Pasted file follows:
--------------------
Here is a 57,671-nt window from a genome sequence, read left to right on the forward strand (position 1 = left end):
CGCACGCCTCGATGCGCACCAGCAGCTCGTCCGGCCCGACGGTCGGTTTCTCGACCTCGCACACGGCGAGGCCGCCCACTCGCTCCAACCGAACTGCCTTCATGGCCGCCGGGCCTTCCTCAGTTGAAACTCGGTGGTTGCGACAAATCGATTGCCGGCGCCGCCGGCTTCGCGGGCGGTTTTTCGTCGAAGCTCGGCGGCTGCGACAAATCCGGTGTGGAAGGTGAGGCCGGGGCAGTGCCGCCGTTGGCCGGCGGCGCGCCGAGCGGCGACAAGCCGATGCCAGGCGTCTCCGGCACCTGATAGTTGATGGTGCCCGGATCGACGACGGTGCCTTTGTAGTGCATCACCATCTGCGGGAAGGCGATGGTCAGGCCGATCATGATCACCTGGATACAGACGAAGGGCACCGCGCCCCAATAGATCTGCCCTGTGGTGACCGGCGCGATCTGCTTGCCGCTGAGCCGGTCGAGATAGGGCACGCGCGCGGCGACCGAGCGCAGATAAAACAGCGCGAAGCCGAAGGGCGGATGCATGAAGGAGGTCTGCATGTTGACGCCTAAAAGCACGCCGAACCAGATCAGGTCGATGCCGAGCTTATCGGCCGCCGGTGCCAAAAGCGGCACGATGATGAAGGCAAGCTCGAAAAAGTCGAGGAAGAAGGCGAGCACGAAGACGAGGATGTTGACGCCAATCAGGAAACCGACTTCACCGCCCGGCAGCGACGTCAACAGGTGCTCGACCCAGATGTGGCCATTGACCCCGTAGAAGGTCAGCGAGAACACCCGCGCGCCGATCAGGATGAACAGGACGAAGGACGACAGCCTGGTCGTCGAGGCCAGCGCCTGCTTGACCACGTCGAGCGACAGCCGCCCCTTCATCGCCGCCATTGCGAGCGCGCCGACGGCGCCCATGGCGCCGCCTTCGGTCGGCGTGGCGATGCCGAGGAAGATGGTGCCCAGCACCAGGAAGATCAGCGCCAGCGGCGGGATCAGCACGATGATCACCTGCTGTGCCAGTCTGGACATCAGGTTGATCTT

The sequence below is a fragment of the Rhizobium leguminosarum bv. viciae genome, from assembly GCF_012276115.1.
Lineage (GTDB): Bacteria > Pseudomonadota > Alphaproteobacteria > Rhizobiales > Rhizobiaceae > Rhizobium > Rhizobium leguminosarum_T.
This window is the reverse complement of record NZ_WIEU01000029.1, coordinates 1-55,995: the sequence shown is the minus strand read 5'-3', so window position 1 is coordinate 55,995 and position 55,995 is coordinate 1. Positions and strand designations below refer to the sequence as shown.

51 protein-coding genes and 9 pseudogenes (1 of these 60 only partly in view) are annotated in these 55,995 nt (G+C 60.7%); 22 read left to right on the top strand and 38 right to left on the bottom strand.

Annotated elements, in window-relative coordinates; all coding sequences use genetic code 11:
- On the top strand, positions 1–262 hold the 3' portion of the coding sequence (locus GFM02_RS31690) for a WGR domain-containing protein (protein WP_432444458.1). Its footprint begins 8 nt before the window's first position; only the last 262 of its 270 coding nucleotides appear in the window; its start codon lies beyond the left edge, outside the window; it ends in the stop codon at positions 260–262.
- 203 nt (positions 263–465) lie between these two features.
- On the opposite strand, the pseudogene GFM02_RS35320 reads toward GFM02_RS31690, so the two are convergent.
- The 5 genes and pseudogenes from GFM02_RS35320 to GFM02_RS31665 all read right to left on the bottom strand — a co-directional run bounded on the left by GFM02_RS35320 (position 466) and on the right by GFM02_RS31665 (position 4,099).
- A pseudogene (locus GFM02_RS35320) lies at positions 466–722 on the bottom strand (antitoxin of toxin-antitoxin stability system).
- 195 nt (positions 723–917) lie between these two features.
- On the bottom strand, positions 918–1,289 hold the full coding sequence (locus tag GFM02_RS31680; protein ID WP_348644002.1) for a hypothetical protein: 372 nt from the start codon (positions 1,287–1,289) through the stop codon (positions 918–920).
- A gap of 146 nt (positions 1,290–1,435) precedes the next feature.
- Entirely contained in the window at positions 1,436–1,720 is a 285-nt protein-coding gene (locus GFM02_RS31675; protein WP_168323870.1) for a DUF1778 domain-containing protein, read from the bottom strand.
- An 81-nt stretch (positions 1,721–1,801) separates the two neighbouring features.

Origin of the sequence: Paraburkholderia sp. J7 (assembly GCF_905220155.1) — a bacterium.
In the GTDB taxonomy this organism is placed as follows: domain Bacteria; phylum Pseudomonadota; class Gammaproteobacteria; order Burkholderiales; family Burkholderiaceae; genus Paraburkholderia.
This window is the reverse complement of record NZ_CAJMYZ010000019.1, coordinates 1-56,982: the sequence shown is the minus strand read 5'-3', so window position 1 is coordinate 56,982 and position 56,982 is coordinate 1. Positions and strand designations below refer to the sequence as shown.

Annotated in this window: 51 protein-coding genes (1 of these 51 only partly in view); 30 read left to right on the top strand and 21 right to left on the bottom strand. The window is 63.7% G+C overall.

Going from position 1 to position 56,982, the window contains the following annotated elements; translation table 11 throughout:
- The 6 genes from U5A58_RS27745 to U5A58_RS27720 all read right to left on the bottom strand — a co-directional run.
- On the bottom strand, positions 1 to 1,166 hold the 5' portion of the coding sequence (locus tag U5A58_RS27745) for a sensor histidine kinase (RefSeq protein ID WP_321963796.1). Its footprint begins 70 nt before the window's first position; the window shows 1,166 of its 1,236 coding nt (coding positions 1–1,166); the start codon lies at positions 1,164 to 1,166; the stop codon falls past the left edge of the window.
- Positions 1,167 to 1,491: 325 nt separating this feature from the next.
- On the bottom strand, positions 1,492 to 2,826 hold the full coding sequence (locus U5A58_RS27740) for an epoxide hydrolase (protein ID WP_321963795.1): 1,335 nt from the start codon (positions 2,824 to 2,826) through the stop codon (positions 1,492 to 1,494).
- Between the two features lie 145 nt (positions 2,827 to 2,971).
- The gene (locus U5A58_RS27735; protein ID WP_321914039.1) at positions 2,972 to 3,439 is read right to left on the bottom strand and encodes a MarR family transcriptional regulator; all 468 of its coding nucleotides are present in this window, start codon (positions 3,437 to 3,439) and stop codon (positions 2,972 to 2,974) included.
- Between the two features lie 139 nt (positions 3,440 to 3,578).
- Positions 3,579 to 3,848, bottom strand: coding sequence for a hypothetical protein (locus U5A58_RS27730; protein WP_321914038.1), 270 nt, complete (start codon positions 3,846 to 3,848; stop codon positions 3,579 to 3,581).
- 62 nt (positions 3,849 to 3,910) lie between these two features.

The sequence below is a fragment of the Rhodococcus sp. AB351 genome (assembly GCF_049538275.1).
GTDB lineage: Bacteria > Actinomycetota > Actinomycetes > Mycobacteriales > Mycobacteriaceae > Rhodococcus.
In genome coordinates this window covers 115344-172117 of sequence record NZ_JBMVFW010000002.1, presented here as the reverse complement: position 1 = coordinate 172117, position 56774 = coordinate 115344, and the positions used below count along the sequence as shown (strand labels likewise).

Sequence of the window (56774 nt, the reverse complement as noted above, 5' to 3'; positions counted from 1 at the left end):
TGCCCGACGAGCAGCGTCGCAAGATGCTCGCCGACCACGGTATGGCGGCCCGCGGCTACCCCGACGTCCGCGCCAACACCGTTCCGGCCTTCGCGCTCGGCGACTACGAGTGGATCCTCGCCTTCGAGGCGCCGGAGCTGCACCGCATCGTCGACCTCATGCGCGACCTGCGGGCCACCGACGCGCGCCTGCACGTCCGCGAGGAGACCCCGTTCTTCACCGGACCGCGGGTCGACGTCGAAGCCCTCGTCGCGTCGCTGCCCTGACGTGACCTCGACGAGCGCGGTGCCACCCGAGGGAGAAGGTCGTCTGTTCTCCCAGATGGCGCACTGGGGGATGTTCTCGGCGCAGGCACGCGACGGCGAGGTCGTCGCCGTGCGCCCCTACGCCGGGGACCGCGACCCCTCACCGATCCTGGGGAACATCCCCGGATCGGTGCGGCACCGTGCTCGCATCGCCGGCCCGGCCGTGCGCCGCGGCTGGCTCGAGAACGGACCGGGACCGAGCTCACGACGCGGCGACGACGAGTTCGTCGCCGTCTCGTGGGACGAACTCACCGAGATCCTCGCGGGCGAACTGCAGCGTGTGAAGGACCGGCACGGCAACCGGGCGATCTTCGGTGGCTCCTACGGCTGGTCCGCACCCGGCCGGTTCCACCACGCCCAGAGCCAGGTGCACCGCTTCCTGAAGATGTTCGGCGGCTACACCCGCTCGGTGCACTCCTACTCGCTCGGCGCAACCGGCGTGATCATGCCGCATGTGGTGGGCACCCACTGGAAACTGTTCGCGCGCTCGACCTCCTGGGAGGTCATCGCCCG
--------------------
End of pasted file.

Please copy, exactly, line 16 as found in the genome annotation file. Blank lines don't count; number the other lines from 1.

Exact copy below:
- Entirely contained in the window at positions 1,436–1,720 is a 285-nt protein-coding gene (locus GFM02_RS31675; protein WP_168323870.1) for a DUF1778 domain-containing protein, read from the bottom strand.